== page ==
A year and a half after switching to virtual programming due to the pandemic, U.S. opera companies are resuming indoor performances, albeit in many cases planning abbreviated seasons that include livestream options to complement the in-person performances.
In a season prelude, ballet star Misty Copeland will host New York’s Metropolitan Opera’s staging of Giuseppe Verdi’s Requiem, a performance that will be both in person and broadcast on television.
New faces and repertoire
The Met’s regular season opens September 27 with a new opera called Fire Shut Up in My Bones by composer and jazz musician Terence Blanchard. It is the Met’s first opera by a Black composer and tells a story based on the powerful memoir by New York Times columnist Charles Blow about growing up Black in Louisiana.
The Washington National Opera will mark its November 6 resumption with Come Home: A Celebration of Return. This season opener is a tribute to the late Supreme Court Justice Ruth Bader Ginsburg, an opera lover who occasionally appeared onstage as an extra in productions. “Digital and even virtual-reality performance during the pandemic has been wonderful, but this past year has taught us so much about the value of live experiences,” said general director Timothy O’Leary.
Other U.S. companies will welcome back audiences with new, socially conscious works this season, alongside classic operas by such composers as Wolfgang Amadeus Mozart, Gioachino Rossini, Giuseppe Verdi, Giacomo Puccini, Georges Bizet and Richard Wagner.
In February 2022, for example, the Seattle Opera will present Tazewell Thompson’s Blue, a portrait of contemporary African American life and winner of the 2020 award for Best New Opera by the Music Critics Association of North America.
Also in February, the Houston Grand Opera will launch its world premiere of Nell Shaw Cohen and Megan Cohen’s Turn and Burn. Timed to coincide with the annual Houston Livestock Show and Rodeo, the work is set amidst the world of bucking broncos and carnival rides and offers a modern perspective on rodeo culture, one told in women’s voices.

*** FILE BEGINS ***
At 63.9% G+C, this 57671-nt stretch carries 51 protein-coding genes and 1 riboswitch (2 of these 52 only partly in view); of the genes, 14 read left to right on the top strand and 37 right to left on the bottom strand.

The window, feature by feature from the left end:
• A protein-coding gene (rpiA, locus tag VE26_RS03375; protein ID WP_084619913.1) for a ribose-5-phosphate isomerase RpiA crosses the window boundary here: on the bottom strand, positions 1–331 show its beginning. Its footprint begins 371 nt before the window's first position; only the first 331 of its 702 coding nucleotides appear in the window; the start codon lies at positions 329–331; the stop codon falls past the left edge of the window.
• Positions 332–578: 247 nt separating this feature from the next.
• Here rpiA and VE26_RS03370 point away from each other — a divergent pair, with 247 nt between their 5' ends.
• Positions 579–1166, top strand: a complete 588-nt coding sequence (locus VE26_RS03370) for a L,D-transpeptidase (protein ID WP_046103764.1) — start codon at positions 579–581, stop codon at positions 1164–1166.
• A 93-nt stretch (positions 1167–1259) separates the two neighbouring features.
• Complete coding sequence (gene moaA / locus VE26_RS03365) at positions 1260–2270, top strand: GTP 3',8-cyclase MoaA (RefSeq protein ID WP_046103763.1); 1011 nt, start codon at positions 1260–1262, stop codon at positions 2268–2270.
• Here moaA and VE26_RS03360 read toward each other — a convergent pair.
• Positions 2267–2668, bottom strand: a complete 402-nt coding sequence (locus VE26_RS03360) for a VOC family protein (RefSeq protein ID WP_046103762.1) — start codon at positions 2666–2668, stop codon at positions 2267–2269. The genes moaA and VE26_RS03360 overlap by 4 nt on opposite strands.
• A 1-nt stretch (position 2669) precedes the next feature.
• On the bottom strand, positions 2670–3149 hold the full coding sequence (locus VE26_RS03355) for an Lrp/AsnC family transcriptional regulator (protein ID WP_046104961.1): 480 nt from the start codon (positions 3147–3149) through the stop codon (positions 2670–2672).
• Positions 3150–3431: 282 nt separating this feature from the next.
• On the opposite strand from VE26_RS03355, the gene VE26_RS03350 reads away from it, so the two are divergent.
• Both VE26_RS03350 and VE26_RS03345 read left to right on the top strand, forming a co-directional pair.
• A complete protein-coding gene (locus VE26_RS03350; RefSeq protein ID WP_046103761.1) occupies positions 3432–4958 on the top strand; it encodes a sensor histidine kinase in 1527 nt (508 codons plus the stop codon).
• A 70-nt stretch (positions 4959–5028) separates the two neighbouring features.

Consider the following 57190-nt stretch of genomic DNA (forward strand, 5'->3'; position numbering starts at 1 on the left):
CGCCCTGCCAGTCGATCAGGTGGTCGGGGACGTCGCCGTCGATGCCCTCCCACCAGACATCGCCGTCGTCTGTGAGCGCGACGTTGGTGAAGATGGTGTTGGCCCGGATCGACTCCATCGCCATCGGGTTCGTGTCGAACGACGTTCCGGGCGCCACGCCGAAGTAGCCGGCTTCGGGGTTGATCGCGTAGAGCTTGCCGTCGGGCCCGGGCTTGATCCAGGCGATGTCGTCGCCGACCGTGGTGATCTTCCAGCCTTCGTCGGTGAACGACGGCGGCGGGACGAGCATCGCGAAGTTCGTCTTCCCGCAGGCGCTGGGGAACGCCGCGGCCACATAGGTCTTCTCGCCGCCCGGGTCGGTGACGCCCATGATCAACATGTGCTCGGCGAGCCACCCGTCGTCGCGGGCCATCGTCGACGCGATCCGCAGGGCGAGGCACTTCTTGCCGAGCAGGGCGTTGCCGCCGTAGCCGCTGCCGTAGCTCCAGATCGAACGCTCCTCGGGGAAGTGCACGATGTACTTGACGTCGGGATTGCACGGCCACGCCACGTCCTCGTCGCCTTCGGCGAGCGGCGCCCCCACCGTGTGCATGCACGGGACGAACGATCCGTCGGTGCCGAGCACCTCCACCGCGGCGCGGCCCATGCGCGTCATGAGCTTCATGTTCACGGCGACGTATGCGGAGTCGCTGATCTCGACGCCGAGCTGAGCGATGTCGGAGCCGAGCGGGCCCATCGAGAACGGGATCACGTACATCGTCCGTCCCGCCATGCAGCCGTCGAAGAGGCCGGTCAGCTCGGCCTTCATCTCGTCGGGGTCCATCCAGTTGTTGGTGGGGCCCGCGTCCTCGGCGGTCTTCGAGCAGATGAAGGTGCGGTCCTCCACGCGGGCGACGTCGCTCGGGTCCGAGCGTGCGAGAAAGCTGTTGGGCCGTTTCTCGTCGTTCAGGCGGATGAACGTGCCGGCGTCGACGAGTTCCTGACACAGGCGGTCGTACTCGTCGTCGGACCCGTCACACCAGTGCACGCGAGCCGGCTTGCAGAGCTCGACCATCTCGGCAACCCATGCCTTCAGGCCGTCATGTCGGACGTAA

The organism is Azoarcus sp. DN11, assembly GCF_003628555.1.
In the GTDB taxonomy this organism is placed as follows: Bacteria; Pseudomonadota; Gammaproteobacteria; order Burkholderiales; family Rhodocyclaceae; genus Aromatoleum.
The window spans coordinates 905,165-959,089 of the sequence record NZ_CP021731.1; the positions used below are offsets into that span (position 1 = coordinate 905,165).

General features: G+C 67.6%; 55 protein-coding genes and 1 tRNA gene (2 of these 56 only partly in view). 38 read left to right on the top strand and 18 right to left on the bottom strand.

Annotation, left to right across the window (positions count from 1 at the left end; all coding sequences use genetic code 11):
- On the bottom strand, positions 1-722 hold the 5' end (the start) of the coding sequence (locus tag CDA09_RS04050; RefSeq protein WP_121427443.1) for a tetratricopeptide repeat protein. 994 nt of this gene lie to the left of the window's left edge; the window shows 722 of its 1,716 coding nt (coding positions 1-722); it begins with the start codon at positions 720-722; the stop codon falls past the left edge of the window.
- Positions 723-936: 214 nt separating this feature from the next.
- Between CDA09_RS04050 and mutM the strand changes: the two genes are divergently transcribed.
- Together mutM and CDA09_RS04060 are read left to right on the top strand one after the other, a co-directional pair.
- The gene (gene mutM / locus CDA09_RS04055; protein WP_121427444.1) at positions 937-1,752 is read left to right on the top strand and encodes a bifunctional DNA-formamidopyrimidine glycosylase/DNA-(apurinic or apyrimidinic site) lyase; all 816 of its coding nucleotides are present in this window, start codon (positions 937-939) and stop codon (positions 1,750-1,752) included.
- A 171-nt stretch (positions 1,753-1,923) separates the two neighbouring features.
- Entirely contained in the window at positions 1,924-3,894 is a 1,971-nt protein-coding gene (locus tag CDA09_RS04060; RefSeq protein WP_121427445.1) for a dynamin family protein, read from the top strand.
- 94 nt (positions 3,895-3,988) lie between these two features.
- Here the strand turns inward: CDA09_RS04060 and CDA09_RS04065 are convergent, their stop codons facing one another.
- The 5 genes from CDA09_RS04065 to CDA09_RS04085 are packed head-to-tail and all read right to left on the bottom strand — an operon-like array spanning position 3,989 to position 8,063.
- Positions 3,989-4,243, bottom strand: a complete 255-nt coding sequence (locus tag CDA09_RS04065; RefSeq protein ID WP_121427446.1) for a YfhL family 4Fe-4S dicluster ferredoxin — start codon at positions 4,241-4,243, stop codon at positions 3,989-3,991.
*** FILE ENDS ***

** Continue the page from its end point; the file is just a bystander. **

At the San Francisco Opera — which recently hired Eun Sun Kim as its musical director, making her the first Asian woman to lead an American opera company — patrons will enjoy roomier seats, installed during the company’s shutdown of the past 20 months. The opera also added new accessible seating areas to accommodate patrons with disabilities.
Trade in your couch—for something just as comfy!
The @nytimes swung by to test-drive our new seats at the War Memorial Opera House. Gone are the 1932 chairs, with their unruly springs and quicksand texture. Comfy chairs are here, just in time for "Tosca:" https://t.co/qzjSn8KeXD
— San Francisco Opera (@SFOpera) August 21, 2021
The Lyric Opera of Chicago has upgraded its seating similarly. And while the renovation is intended to lure back audiences who have grown accustomed to watching performances from the comfort of their homes, some online and outdoor performances will continue out of a sense of caution.
To reduce the risk of virus contagion at in-person events, venues will follow local health and safety protocols, and most will require audiences, performers and staffers to be fully vaccinated before entering their buildings.
For his part, O’Leary, of the Washington National Opera, is happy to see concert halls safely opening. “Opera is the sound of the human voice, the sound of what is best in us,” he said. “We can’t wait to offer it live once again.”
Banner image: Terence Blanchard, foreground, and Herbie Hancock perform at a sunrise concert marking International Jazz Day in New Orleans, Monday, April 30, 2012. (AP Photo/Gerald Herbert)